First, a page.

Light Reading
Security concerns are changing procurement strategies, claims ATCA platform vendor.

Kontron Capitalizes on Security Jitters

Carolyn Mathas
News Analysis
Carolyn Mathas
2/20/2014
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Is it true that telecom equipment companies are basing their purchasing decisions on where the design and development of components and modules takes place?

According to embedded computing platform developer Kontron AG , which undertakes its design and R&D processes in Montreal, Canada, it's already happening: The company, best known for its AdvancedTCA (ATCA) range of modules, claims it's wrestling business away from (unidentified) competitors that have design and development exposure in Asia/Pacific, particularly China.

And if that's more than just a one-off, the implications could be huge for telecom systems vendors and their suppliers.

Sven Freudenfeld, Business Development, Telecom for North America at Kontron, says that, increasingly, customers initiate discussion on where engineering takes place. "As we go further into cloud computing, trust is necessary to build platforms that will be deployed in the cloud. Moving the central office to the cloud where carriers no longer have access to hardware, they're forced to rely on what they dont control," says Freudenfeld.

"When carriers owned their network hardware, they could handle situations as they arose -- they could see and identify an actual breach," adds Freudenfeld. "Now, with discovery left to third parties, reaction time is stretched out substantially. Carriers are demanding all network platforms -- interfaces, software, firmware, hardware -- be secure."

And for some (many?), China is regarded as posing a security threat, either directly or indirectly. Huawei Technologies Co. Ltd. and ZTE Corp. (Shenzhen: 000063; Hong Kong: 0763) know all about that: They are on the 'not trusted' list in the US, preventing them from supplying telecom equipment to the federal government or US companies. The main concern is that technology developed in China might include hidden back doors that would be used to either eavesdrop or disrupt networks, though no concrete evidence has been forthcoming. (See Nearly Everyone Trusts Us Huawei CEO, US vs Huawei/ZTE: The Verdict and China Lashes Out at 'Cold War Mentality'.)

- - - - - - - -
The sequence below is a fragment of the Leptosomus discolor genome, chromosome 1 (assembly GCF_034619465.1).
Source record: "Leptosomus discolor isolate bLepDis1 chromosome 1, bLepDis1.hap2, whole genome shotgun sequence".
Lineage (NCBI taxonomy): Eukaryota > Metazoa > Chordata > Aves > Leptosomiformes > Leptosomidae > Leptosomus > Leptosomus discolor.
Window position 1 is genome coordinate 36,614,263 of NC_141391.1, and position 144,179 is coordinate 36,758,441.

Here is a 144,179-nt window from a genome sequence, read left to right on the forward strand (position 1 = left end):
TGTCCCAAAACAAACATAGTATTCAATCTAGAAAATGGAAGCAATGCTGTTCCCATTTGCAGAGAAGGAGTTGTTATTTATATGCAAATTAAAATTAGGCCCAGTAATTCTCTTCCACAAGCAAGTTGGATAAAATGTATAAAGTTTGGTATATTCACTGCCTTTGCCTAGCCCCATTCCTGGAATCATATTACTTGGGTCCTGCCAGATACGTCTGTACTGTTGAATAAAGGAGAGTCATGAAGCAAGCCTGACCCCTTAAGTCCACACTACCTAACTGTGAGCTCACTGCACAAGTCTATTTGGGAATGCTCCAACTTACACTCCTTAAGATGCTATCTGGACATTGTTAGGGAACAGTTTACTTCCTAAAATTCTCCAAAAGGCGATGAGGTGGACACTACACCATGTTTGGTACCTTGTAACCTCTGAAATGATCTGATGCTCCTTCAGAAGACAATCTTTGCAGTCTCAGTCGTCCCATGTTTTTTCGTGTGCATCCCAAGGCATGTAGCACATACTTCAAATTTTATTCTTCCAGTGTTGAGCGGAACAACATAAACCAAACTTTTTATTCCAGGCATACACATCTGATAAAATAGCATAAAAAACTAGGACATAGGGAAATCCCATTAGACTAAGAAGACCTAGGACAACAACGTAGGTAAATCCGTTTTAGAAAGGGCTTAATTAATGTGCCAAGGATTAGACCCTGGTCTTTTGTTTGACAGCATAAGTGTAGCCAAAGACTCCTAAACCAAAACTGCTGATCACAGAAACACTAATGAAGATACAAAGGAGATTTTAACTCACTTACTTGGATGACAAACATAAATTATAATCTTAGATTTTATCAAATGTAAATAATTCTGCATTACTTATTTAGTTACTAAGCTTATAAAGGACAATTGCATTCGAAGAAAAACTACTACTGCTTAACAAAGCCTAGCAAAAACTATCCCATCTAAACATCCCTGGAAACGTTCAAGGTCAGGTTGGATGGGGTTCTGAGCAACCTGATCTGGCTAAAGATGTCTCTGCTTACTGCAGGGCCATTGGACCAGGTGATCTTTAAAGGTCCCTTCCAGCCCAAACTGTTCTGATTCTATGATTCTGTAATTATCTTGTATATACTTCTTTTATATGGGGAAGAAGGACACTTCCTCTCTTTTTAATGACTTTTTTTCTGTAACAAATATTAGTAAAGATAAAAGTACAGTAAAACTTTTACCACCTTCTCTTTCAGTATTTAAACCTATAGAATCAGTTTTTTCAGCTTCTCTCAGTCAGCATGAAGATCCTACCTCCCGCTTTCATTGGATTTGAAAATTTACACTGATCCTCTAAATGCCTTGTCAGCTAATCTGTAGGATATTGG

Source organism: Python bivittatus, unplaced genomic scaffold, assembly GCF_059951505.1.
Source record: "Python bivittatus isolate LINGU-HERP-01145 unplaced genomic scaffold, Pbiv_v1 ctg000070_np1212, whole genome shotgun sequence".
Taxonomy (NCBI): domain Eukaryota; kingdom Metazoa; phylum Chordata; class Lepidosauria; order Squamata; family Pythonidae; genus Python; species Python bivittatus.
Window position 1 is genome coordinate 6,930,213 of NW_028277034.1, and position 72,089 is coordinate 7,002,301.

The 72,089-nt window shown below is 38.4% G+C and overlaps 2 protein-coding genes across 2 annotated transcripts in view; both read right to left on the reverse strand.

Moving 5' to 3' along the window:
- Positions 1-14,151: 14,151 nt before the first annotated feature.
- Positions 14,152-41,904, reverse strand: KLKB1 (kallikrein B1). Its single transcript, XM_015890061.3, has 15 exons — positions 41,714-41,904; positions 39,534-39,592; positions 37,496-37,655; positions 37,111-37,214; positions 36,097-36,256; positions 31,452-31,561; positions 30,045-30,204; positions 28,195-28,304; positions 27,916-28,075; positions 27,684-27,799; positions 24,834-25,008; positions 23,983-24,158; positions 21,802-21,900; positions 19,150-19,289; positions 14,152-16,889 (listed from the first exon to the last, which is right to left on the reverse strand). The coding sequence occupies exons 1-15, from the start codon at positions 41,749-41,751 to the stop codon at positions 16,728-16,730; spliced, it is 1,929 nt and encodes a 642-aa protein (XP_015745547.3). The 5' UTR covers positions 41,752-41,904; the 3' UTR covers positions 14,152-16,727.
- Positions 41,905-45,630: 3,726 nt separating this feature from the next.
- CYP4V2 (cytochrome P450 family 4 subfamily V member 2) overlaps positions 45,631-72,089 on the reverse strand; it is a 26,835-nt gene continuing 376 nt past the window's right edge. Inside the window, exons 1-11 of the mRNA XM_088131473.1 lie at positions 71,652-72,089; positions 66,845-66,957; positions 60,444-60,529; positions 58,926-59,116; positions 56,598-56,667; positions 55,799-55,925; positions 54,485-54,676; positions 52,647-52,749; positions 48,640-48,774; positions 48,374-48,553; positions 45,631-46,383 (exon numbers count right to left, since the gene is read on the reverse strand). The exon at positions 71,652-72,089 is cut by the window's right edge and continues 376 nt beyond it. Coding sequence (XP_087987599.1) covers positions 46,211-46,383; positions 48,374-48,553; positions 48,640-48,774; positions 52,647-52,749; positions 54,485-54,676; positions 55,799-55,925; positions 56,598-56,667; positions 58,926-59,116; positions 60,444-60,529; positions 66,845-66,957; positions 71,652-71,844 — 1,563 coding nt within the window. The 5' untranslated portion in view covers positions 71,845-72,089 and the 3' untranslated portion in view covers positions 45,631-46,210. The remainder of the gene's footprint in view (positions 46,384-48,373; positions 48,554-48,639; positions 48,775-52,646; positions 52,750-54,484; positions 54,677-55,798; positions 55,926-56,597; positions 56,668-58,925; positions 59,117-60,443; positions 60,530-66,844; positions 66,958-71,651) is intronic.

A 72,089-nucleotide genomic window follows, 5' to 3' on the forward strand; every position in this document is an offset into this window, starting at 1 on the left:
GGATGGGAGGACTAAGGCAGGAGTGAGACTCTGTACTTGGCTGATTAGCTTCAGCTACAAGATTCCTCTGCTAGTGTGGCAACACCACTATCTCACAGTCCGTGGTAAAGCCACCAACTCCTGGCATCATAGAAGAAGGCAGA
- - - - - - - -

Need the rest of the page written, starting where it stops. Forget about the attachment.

Customer concerns are not limited to just steering clear of China, though. Systems vendors are delving deeper into basic design methodology -- how network products are developed. Freudenfeld says there's a need for greater focus on: the design and creation of platforms with security as a central element; regulatory compliance; and the ability to identify weak points in a network.

There are many such weak points, he claims, and these will become more obvious with the introduction of virtualization, for example, or machine-to-machine (M2M) implementations, as each layer and each machine becomes a potential weakness.

And virtualization is going to happen: Indeed, Kontron is embracing it. (See Kontron Integrates OpenStack.)

There's reason to believe that virtualization is a major security concern. At the 2013 RSA Conference in San Francisco, the Cloud Security Alliance identified the Notorious Nine -- the top nine cloud computing threats for 2013. Of the top three concerns, number one is data breaches. In this case, a virtual machine, for example, could use side-channel timing data to extract private cryptographic keys in use by other virtual machines on the same server. The report indicated that one single client application flaw could allow a hacker access to all of the data -- not just that one client's.

The second top concern is data loss -- the kind where data is here and, then, well, it's not. Finally, account or service traffic hijacking. Once a hacker accesses credentials, eavesdropping on transactions and activities, data manipulation, information falsification, and moving clients to illegitimate sites, are all possible.

What cloud computing has done by concentrating a wealth of assets is magnify the consequences of breaches. On one hand, it's a bastion of data sharing -- on the other, a potential nightmare.

"Regulation will be especially important with telecom equipment and delivering the cloud. While there's great potential for software-defined anything --infrastructure, radio, networks -- theres always a security element," Freudenfeld explained. While working groups and regulatory bodies exist, more progress will be necessary over the near and long term.

The security threat perception isn't limited to China, though, especially amid the NSA headlines and the FBIs request for Facebook and Google to enable access for US government surveillance. (See Obama Weighs In on NSA Data Collection, Euronews: Merkel's Mad as Hell at NSA and NSA Humor Tops Congressional Hubris.)

Actually implementing back doors, or deliberately compromised telecom equipment, is very rare. It's the accidental vulnerabilities that are more common. But it's not that difficult to believe that Kontron customers are indeed citing security fears for a shift in procurement processes, especially as technology developments move faster than security advances and implementations can keep up with. Technical defenses may still be inadequate or not sufficiently implemented -- and that may leave non-technical ones, such as specifying that design and development take place in a more trusted environment, as the only immediate way to begin to alleviate fears.

— Carolyn Mathas, contributing editor, special to Light Reading

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